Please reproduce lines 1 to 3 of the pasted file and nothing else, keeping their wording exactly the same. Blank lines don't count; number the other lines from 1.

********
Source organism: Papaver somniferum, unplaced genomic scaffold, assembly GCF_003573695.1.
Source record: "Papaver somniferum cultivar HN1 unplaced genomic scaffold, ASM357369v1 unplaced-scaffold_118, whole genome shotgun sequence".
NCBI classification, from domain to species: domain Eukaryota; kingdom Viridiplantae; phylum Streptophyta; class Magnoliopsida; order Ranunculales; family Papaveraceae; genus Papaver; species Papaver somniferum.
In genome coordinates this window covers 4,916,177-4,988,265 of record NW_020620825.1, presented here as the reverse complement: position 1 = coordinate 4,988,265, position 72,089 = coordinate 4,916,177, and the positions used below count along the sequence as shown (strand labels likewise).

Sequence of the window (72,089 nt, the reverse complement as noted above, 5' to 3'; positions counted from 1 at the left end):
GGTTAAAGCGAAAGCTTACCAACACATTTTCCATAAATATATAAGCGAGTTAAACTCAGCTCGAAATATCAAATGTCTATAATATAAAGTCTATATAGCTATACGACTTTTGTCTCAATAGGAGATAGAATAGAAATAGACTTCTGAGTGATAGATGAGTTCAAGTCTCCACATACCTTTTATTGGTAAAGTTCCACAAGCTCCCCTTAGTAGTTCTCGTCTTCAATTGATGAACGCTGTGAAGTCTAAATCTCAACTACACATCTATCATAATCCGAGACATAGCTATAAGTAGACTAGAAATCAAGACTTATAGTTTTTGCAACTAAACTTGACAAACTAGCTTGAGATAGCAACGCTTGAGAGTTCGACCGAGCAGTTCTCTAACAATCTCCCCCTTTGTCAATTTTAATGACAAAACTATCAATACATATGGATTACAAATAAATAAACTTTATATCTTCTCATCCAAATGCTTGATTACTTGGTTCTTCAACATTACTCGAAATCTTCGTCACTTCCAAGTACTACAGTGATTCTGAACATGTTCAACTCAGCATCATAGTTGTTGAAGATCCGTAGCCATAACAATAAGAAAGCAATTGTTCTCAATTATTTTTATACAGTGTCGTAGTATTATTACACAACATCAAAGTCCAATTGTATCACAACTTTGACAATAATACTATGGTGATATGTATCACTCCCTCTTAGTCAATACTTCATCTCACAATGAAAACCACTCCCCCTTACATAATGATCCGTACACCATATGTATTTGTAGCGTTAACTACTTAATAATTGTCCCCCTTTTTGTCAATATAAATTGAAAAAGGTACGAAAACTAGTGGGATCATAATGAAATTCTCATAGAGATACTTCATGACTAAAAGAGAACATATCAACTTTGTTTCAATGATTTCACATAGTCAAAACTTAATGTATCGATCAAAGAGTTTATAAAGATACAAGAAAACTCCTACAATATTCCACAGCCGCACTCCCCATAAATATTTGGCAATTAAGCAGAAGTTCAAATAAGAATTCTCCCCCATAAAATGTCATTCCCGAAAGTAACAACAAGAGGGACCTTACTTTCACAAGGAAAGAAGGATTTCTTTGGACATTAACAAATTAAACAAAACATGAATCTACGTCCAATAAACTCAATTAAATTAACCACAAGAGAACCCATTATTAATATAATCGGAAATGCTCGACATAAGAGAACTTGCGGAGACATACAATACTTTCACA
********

Source organism: Papaver somniferum, unplaced genomic scaffold, assembly GCF_003573695.1.
Source record: "Papaver somniferum cultivar HN1 unplaced genomic scaffold, ASM357369v1 unplaced-scaffold_118, whole genome shotgun sequence".
NCBI classification, from domain to species: domain Eukaryota; kingdom Viridiplantae; phylum Streptophyta; class Magnoliopsida; order Ranunculales; family Papaveraceae; genus Papaver; species Papaver somniferum.